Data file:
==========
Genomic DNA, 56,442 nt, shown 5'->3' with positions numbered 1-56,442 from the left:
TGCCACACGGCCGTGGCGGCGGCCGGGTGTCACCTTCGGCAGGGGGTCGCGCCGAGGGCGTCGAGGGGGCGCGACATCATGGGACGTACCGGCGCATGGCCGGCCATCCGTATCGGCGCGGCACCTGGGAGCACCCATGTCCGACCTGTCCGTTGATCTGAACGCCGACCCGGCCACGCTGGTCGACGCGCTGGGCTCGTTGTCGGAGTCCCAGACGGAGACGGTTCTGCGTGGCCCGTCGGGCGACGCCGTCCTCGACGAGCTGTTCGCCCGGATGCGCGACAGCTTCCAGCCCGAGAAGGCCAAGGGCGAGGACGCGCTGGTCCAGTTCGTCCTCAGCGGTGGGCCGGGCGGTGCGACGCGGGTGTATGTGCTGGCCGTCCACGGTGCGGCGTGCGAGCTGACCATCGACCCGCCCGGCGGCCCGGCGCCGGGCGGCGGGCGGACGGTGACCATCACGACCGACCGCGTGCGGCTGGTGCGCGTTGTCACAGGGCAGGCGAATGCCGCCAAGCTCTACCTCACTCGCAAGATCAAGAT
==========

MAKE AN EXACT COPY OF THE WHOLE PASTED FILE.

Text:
Genomic DNA, 56,442 nt, shown 5'->3' with positions numbered 1-56,442 from the left:
TGCCACACGGCCGTGGCGGCGGCCGGGTGTCACCTTCGGCAGGGGGTCGCGCCGAGGGCGTCGAGGGGGCGCGACATCATGGGACGTACCGGCGCATGGCCGGCCATCCGTATCGGCGCGGCACCTGGGAGCACCCATGTCCGACCTGTCCGTTGATCTGAACGCCGACCCGGCCACGCTGGTCGACGCGCTGGGCTCGTTGTCGGAGTCCCAGACGGAGACGGTTCTGCGTGGCCCGTCGGGCGACGCCGTCCTCGACGAGCTGTTCGCCCGGATGCGCGACAGCTTCCAGCCCGAGAAGGCCAAGGGCGAGGACGCGCTGGTCCAGTTCGTCCTCAGCGGTGGGCCGGGCGGTGCGACGCGGGTGTATGTGCTGGCCGTCCACGGTGCGGCGTGCGAGCTGACCATCGACCCGCCCGGCGGCCCGGCGCCGGGCGGCGGGCGGACGGTGACCATCACGACCGACCGCGTGCGGCTGGTGCGCGTTGTCACAGGGCAGGCGAATGCCGCCAAGCTCTACCTCACTCGCAAGATCAAGAT